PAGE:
Senate spends remaining budget

Campus-wide safety project will add more emergency blue lights, add domestic violence, sexual assault resources to bathroom stalls

Senator+Oluwanifemi+Shola-Dare+said+these+lamps+will+help+support+students+experiencing+SAD+because+light+therapy+can+help+treat+it.

NICOLE LIU

Senator Oluwanifemi Shola-Dare said these lamps will help support students experiencing SAD because light therapy can help treat it.

JAKOB THORINGTON, Evergreen reporter

The ASWSU Senate is spending approximately $25,000 on a campus-wide safety project and lamps which are used to combat seasonal affective disorder (SAD) for students across Pullman campus.

“One of our main priorities will always be keeping our students safe,” said Director of Safety Victoria Fitzpatrick. “Making [sure] students are aware of available resources is definitely one area we can expand in.”

During the final senate meeting of the 2020 Spring Semester, the senate approved the funding of $6,000 to purchase SAD lamps which can be checked out by students. Senators also approved funding $19,000 to the safety project.

For the safety project, $9,000 will go to adding more emergency blue lights on campus. The remaining $10,000 will be spent on bathroom resources for many stalls in various locations on campus.

Fitzpatrick said the resources will focus on domestic violence and sexual assault. The resources will include bathroom plaques that contain the domestic violence hotline number, WSU resources such as the Office of Civil Rights Compliance and Investigation, Counseling and Psychological Services, as well as Pullman community resources such as Alternatives to Violence of the Palouse.

“Since bathrooms are one of the only places victims of violence can be alone, we thought that these resources were very much necessary,” Fitzpatrick said. “We are hoping this project can help those who need it and increase awareness for those who may not know about these issues.”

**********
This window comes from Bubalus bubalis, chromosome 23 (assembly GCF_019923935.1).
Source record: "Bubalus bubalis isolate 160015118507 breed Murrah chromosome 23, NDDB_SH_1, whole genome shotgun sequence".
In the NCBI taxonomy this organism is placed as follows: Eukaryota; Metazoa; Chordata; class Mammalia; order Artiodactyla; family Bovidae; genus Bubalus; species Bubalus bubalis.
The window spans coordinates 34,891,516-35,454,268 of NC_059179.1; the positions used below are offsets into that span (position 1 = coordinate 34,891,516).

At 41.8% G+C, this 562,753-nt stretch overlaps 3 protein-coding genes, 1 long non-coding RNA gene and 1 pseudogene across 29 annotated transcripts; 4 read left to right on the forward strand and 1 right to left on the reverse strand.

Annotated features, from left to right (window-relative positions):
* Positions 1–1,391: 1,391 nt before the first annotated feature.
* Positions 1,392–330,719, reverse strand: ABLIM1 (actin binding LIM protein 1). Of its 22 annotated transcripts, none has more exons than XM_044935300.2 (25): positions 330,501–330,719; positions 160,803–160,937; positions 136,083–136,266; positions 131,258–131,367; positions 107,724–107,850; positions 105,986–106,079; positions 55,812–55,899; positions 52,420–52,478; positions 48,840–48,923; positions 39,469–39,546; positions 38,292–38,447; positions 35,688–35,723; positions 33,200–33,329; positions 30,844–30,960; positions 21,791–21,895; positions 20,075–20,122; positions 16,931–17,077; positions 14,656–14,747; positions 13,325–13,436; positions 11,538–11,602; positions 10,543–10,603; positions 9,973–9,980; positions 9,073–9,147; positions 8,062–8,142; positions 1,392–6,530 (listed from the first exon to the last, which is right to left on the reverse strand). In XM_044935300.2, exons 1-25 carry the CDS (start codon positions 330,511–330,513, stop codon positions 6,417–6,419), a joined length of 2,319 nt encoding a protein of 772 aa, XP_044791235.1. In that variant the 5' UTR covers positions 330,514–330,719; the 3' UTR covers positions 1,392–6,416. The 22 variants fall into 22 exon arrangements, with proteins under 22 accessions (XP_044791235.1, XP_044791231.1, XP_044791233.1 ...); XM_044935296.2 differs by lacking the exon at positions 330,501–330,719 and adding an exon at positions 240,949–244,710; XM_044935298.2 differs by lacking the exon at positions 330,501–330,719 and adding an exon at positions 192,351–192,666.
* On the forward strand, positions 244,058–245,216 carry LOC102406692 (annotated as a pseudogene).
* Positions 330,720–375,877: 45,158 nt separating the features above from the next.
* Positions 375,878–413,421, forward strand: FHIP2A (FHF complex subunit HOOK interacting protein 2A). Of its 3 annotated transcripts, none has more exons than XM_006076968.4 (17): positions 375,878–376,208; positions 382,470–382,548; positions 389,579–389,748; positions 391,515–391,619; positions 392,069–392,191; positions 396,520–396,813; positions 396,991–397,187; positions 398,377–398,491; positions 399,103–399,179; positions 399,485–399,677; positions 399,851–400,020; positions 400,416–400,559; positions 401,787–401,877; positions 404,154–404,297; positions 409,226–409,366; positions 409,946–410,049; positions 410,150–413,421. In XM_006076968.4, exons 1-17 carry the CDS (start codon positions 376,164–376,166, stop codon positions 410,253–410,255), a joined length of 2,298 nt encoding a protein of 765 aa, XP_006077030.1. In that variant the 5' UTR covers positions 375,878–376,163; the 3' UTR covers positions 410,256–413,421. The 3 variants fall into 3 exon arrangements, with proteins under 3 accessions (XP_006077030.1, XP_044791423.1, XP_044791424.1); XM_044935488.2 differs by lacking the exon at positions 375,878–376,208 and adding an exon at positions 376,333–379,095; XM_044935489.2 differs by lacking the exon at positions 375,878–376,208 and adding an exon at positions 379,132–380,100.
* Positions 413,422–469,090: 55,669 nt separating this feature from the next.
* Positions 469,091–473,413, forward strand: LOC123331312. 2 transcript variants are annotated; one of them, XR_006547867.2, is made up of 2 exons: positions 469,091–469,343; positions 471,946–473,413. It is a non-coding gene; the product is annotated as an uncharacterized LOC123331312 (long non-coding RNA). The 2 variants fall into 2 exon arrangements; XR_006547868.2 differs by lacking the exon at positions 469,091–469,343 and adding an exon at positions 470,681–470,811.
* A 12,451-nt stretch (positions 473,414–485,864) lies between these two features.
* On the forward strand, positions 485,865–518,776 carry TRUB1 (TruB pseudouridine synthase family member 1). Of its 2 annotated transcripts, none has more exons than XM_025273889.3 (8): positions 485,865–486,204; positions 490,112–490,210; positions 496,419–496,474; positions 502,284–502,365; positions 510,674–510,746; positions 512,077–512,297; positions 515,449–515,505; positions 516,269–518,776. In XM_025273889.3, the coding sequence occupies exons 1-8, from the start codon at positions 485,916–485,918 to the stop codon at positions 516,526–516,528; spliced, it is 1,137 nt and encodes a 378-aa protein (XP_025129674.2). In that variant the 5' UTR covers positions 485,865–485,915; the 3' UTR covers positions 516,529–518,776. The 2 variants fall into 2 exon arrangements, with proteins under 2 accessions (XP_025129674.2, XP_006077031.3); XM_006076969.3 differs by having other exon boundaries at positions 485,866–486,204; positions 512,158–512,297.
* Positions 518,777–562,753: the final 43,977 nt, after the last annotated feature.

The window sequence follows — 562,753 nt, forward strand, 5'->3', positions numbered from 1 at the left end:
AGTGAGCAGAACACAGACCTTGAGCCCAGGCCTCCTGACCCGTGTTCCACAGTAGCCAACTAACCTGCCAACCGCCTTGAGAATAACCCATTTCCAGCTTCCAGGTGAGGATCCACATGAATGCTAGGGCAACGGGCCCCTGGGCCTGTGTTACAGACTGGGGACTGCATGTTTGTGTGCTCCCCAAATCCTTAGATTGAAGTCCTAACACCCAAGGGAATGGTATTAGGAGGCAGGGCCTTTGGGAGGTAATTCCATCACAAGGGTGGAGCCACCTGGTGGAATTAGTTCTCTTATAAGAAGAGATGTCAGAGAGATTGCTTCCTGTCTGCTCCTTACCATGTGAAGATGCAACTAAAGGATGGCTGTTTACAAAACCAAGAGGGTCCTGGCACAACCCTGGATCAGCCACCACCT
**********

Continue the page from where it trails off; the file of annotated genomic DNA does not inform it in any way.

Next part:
She said the bathroom resources will go to 250 stalls in high traffic locations, such as the library and the CUB, allowing $40 of resources per stall.

The senate will spend about $6,000 on 120 SAD lamps available for checkout by students. Senator Oluwanifemi Shola-Dare said these lamps will help support students experiencing SAD because light therapy can help treat it. They will be available for checkout through the WSU Women*s Center, Cougar Health Services and the Office for Access and Opportunity.

“Pullman’s winter has a reputation for having dark days and even darker nights,” Shola-Dare said.

The senate also passed three resolutions during the meeting.

The first resolution calls for WSU to provide mental health resource training for all student employees. The second calls for faculty to include a zero-tolerance sexual violence policy in syllabi. The final resolution calls for WSU to increase resources for undocumented students.

“We’ve passed a ton of resolutions this year requiring or encouraging faculty to include information in their syllabi,” Shola-Dare said. “For some people that may seem trivial … even if it’s 10 percent of faculty members that actually include these resources, that’s a step in the right direction.”

Five ASWSU committee leaders were confirmed by the senate. Rhys Chapman was confirmed as chair of Issues and Forums. Mikayla Mackle was confirmed as president of the Black Student Union. Mariana Ramirez was confirmed as chair of GIVE. Aaron Burns and Ermia Butler were confirmed as cochairs of Ku-Ah-Ma.

Senators also passed a bill to have the Department of Communications send out a minimum of four ASWSU newsletters each year.

Bill 49-46, authored by Senator Connor Simmons, adds the publication of the newsletters to the list of duties that must be overseen by the director of the department.

According to the bill, the newsletter will include relevant updates on the ASWSU executive, legislative and judicial branches. Updates for the Election Board, Auxiliary Committees and other organizations will also be included, as well as a schedule of future events.

“There’s so many different moving parts within ASWSU,” Simmons said. “I wanted to provide a forum where we could give a brief recap of what we’ve been up to and what’s coming.”

The newsletters will be sent to students, staff and faculty via WSU email, he said.